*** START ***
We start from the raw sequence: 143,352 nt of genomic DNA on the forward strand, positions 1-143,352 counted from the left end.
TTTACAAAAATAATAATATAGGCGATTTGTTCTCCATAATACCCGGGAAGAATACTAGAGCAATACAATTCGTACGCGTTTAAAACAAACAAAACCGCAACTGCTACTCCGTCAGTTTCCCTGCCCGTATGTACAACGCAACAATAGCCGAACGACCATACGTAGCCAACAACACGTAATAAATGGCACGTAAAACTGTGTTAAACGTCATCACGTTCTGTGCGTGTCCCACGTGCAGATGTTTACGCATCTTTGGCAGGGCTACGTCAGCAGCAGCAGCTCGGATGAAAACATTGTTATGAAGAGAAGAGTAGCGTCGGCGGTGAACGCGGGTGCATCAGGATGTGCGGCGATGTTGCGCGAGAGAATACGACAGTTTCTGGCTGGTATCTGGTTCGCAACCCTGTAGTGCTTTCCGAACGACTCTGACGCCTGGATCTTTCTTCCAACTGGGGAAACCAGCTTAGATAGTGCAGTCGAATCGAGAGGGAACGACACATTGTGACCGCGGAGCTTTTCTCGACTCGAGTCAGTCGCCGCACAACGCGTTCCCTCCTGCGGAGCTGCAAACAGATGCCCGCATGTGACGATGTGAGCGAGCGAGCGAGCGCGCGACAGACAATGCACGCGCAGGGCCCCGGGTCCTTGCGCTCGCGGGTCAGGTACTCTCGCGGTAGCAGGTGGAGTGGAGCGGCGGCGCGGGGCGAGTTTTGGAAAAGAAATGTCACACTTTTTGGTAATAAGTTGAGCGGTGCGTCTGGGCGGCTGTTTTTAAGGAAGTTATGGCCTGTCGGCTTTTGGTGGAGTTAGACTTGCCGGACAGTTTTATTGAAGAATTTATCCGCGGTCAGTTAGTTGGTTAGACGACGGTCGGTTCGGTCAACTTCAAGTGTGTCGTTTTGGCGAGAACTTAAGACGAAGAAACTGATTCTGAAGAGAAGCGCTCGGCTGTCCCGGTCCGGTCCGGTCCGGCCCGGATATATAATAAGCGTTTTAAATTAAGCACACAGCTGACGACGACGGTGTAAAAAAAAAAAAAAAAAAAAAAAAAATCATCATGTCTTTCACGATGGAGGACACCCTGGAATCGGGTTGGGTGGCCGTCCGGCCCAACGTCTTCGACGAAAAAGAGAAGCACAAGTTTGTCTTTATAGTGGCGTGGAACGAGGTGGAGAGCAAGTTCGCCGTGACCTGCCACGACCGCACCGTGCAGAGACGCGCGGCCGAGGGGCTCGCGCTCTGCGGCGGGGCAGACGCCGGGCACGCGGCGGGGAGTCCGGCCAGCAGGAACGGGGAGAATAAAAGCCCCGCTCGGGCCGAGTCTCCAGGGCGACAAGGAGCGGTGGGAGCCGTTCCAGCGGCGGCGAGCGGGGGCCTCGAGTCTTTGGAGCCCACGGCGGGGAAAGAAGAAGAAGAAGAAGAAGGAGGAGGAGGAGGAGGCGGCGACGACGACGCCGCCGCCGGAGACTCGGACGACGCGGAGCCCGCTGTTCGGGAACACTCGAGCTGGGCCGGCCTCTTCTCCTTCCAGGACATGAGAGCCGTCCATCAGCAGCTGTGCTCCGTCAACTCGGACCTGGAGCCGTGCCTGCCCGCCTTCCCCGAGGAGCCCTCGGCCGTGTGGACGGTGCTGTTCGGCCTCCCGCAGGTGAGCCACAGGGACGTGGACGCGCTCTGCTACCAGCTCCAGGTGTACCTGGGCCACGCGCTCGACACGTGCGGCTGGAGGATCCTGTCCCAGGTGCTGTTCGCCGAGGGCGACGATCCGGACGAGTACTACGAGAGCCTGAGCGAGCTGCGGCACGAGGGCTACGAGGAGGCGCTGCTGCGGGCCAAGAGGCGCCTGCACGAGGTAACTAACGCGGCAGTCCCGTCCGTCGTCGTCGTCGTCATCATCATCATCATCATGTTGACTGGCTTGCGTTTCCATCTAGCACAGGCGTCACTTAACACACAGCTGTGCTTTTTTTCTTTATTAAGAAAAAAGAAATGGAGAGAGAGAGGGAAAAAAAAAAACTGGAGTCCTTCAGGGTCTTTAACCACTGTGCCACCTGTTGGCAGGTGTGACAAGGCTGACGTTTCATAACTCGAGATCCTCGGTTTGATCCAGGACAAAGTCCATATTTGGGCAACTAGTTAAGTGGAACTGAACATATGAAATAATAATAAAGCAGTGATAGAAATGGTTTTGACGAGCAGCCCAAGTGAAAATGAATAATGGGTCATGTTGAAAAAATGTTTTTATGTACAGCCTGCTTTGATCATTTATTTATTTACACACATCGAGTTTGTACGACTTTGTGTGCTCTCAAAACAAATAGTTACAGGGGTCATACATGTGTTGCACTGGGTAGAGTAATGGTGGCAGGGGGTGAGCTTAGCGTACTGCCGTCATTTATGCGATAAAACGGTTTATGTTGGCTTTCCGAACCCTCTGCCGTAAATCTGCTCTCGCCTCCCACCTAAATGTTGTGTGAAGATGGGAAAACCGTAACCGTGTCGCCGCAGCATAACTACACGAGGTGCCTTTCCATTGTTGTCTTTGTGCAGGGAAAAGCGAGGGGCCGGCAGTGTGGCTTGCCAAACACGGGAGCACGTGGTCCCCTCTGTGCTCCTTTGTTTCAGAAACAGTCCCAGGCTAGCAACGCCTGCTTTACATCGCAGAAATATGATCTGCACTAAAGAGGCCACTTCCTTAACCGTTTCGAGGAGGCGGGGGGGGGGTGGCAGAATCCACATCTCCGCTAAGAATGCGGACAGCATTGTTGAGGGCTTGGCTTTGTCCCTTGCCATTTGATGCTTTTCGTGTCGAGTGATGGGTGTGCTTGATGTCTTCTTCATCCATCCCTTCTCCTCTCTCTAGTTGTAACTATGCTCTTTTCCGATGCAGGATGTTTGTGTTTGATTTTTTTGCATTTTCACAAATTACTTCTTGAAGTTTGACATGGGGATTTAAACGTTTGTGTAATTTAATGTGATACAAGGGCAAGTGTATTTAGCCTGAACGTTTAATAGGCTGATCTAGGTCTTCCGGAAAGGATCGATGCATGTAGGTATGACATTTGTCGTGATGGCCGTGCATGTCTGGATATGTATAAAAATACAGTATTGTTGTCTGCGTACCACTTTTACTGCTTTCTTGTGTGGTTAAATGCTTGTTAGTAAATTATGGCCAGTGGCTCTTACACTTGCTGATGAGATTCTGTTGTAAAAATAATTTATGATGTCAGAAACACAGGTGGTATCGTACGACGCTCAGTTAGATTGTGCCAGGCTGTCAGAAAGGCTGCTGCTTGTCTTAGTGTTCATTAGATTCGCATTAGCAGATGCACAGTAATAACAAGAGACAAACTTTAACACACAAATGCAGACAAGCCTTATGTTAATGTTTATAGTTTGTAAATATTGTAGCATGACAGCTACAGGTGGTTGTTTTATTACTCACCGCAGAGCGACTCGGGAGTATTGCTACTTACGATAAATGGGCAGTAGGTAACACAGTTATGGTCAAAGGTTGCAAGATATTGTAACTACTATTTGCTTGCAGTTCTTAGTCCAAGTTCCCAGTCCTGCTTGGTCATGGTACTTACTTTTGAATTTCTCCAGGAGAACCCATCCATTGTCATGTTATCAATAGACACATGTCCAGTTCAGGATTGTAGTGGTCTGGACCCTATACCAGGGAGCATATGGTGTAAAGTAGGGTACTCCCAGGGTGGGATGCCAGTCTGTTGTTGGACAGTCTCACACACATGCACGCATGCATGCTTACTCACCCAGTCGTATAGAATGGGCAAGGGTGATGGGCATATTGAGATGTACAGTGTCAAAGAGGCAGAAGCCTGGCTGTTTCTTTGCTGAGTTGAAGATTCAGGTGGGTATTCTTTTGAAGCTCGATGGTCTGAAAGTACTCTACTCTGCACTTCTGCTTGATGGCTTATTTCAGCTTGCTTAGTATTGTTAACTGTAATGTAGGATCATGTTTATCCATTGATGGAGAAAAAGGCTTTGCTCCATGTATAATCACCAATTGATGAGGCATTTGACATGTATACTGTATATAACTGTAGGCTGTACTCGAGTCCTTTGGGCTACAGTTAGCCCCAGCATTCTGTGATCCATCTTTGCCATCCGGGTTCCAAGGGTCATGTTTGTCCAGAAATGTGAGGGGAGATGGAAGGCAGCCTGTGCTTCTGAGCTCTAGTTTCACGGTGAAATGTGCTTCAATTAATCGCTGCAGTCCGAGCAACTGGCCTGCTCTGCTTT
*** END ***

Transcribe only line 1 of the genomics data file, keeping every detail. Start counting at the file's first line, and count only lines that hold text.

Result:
We start from the raw sequence: 143,352 nt of genomic DNA on the forward strand, positions 1-143,352 counted from the left end.